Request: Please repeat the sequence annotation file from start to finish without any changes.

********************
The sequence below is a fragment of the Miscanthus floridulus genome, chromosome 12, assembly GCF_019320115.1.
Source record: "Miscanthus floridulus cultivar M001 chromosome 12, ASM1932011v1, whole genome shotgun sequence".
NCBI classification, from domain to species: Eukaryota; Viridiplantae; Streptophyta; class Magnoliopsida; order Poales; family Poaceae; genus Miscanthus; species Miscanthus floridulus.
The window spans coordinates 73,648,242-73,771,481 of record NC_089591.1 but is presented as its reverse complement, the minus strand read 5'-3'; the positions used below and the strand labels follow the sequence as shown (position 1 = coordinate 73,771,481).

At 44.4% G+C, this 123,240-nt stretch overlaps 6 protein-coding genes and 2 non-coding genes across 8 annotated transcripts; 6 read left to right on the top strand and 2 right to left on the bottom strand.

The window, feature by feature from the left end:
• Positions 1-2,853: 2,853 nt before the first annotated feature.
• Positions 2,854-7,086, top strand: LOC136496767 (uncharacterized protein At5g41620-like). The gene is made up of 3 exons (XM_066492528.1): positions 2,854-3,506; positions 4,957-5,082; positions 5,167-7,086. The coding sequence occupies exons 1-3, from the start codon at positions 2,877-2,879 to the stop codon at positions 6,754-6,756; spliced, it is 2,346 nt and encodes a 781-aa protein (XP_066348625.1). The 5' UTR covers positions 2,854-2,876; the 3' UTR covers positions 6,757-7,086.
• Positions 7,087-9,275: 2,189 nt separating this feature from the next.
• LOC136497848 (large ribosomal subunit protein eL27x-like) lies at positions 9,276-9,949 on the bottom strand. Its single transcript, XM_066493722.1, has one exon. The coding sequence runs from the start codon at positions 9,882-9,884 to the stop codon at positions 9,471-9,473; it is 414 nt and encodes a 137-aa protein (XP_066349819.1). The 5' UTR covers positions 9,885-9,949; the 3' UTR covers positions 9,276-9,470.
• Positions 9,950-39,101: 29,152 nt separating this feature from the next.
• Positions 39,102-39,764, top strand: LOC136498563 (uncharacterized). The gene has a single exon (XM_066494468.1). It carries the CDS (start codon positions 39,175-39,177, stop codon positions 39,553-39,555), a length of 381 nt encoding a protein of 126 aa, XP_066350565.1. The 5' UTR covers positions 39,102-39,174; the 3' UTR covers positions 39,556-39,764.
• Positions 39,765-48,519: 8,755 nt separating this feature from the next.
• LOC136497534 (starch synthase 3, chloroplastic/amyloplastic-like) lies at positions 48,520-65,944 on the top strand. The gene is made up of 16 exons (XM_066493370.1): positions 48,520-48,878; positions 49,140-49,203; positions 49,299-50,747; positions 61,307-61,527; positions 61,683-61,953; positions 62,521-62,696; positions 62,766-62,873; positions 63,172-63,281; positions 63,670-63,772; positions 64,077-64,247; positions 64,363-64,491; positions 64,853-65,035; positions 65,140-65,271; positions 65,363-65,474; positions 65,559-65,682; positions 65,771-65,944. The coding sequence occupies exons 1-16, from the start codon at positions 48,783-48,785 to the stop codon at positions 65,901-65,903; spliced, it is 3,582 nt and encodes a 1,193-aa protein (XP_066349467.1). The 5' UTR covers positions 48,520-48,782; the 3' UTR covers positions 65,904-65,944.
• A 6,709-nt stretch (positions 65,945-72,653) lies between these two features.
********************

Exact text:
The sequence below is a fragment of the Miscanthus floridulus genome, chromosome 12, assembly GCF_019320115.1.
Source record: "Miscanthus floridulus cultivar M001 chromosome 12, ASM1932011v1, whole genome shotgun sequence".
NCBI classification, from domain to species: Eukaryota; Viridiplantae; Streptophyta; class Magnoliopsida; order Poales; family Poaceae; genus Miscanthus; species Miscanthus floridulus.
The window spans coordinates 73,648,242-73,771,481 of record NC_089591.1 but is presented as its reverse complement, the minus strand read 5'-3'; the positions used below and the strand labels follow the sequence as shown (position 1 = coordinate 73,771,481).

At 44.4% G+C, this 123,240-nt stretch overlaps 6 protein-coding genes and 2 non-coding genes across 8 annotated transcripts; 6 read left to right on the top strand and 2 right to left on the bottom strand.

The window, feature by feature from the left end:
• Positions 1-2,853: 2,853 nt before the first annotated feature.
• Positions 2,854-7,086, top strand: LOC136496767 (uncharacterized protein At5g41620-like). The gene is made up of 3 exons (XM_066492528.1): positions 2,854-3,506; positions 4,957-5,082; positions 5,167-7,086. The coding sequence occupies exons 1-3, from the start codon at positions 2,877-2,879 to the stop codon at positions 6,754-6,756; spliced, it is 2,346 nt and encodes a 781-aa protein (XP_066348625.1). The 5' UTR covers positions 2,854-2,876; the 3' UTR covers positions 6,757-7,086.
• Positions 7,087-9,275: 2,189 nt separating this feature from the next.
• LOC136497848 (large ribosomal subunit protein eL27x-like) lies at positions 9,276-9,949 on the bottom strand. Its single transcript, XM_066493722.1, has one exon. The coding sequence runs from the start codon at positions 9,882-9,884 to the stop codon at positions 9,471-9,473; it is 414 nt and encodes a 137-aa protein (XP_066349819.1). The 5' UTR covers positions 9,885-9,949; the 3' UTR covers positions 9,276-9,470.
• Positions 9,950-39,101: 29,152 nt separating this feature from the next.
• Positions 39,102-39,764, top strand: LOC136498563 (uncharacterized). The gene has a single exon (XM_066494468.1). It carries the CDS (start codon positions 39,175-39,177, stop codon positions 39,553-39,555), a length of 381 nt encoding a protein of 126 aa, XP_066350565.1. The 5' UTR covers positions 39,102-39,174; the 3' UTR covers positions 39,556-39,764.
• Positions 39,765-48,519: 8,755 nt separating this feature from the next.
• LOC136497534 (starch synthase 3, chloroplastic/amyloplastic-like) lies at positions 48,520-65,944 on the top strand. The gene is made up of 16 exons (XM_066493370.1): positions 48,520-48,878; positions 49,140-49,203; positions 49,299-50,747; positions 61,307-61,527; positions 61,683-61,953; positions 62,521-62,696; positions 62,766-62,873; positions 63,172-63,281; positions 63,670-63,772; positions 64,077-64,247; positions 64,363-64,491; positions 64,853-65,035; positions 65,140-65,271; positions 65,363-65,474; positions 65,559-65,682; positions 65,771-65,944. The coding sequence occupies exons 1-16, from the start codon at positions 48,783-48,785 to the stop codon at positions 65,901-65,903; spliced, it is 3,582 nt and encodes a 1,193-aa protein (XP_066349467.1). The 5' UTR covers positions 48,520-48,782; the 3' UTR covers positions 65,904-65,944.
• A 6,709-nt stretch (positions 65,945-72,653) lies between these two features.